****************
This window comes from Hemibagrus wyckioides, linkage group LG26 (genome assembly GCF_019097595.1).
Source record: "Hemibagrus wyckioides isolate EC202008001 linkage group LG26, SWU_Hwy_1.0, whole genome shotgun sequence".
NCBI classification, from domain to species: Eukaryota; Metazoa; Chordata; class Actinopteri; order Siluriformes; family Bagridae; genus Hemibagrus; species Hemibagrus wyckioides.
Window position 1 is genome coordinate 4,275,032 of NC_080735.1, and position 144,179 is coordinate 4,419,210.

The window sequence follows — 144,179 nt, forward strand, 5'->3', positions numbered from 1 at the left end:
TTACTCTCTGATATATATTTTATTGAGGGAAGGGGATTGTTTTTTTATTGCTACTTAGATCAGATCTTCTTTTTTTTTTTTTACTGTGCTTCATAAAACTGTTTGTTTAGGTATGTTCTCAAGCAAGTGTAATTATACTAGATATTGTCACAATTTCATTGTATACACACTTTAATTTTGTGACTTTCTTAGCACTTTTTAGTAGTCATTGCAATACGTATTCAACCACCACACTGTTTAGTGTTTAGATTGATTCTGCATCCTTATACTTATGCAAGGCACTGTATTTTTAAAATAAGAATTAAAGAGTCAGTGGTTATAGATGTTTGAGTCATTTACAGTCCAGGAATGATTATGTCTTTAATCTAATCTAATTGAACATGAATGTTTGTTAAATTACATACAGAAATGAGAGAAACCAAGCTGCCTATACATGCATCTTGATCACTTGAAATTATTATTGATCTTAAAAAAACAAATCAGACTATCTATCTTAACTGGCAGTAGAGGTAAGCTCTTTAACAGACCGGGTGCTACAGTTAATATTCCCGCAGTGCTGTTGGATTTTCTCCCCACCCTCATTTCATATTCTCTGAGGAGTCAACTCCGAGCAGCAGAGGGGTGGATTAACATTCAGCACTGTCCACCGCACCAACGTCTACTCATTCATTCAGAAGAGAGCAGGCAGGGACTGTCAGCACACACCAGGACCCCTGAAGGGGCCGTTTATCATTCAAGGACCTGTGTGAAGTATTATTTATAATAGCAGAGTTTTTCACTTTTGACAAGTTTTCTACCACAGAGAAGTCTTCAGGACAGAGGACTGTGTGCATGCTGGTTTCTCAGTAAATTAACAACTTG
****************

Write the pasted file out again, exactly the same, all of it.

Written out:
This window comes from Hemibagrus wyckioides, linkage group LG26 (genome assembly GCF_019097595.1).
Source record: "Hemibagrus wyckioides isolate EC202008001 linkage group LG26, SWU_Hwy_1.0, whole genome shotgun sequence".
NCBI classification, from domain to species: Eukaryota; Metazoa; Chordata; class Actinopteri; order Siluriformes; family Bagridae; genus Hemibagrus; species Hemibagrus wyckioides.
Window position 1 is genome coordinate 4,275,032 of NC_080735.1, and position 144,179 is coordinate 4,419,210.

The window sequence follows — 144,179 nt, forward strand, 5'->3', positions numbered from 1 at the left end:
TTACTCTCTGATATATATTTTATTGAGGGAAGGGGATTGTTTTTTTATTGCTACTTAGATCAGATCTTCTTTTTTTTTTTTTACTGTGCTTCATAAAACTGTTTGTTTAGGTATGTTCTCAAGCAAGTGTAATTATACTAGATATTGTCACAATTTCATTGTATACACACTTTAATTTTGTGACTTTCTTAGCACTTTTTAGTAGTCATTGCAATACGTATTCAACCACCACACTGTTTAGTGTTTAGATTGATTCTGCATCCTTATACTTATGCAAGGCACTGTATTTTTAAAATAAGAATTAAAGAGTCAGTGGTTATAGATGTTTGAGTCATTTACAGTCCAGGAATGATTATGTCTTTAATCTAATCTAATTGAACATGAATGTTTGTTAAATTACATACAGAAATGAGAGAAACCAAGCTGCCTATACATGCATCTTGATCACTTGAAATTATTATTGATCTTAAAAAAACAAATCAGACTATCTATCTTAACTGGCAGTAGAGGTAAGCTCTTTAACAGACCGGGTGCTACAGTTAATATTCCCGCAGTGCTGTTGGATTTTCTCCCCACCCTCATTTCATATTCTCTGAGGAGTCAACTCCGAGCAGCAGAGGGGTGGATTAACATTCAGCACTGTCCACCGCACCAACGTCTACTCATTCATTCAGAAGAGAGCAGGCAGGGACTGTCAGCACACACCAGGACCCCTGAAGGGGCCGTTTATCATTCAAGGACCTGTGTGAAGTATTATTTATAATAGCAGAGTTTTTCACTTTTGACAAGTTTTCTACCACAGAGAAGTCTTCAGGACAGAGGACTGTGTGCATGCTGGTTTCTCAGTAAATTAACAACTTG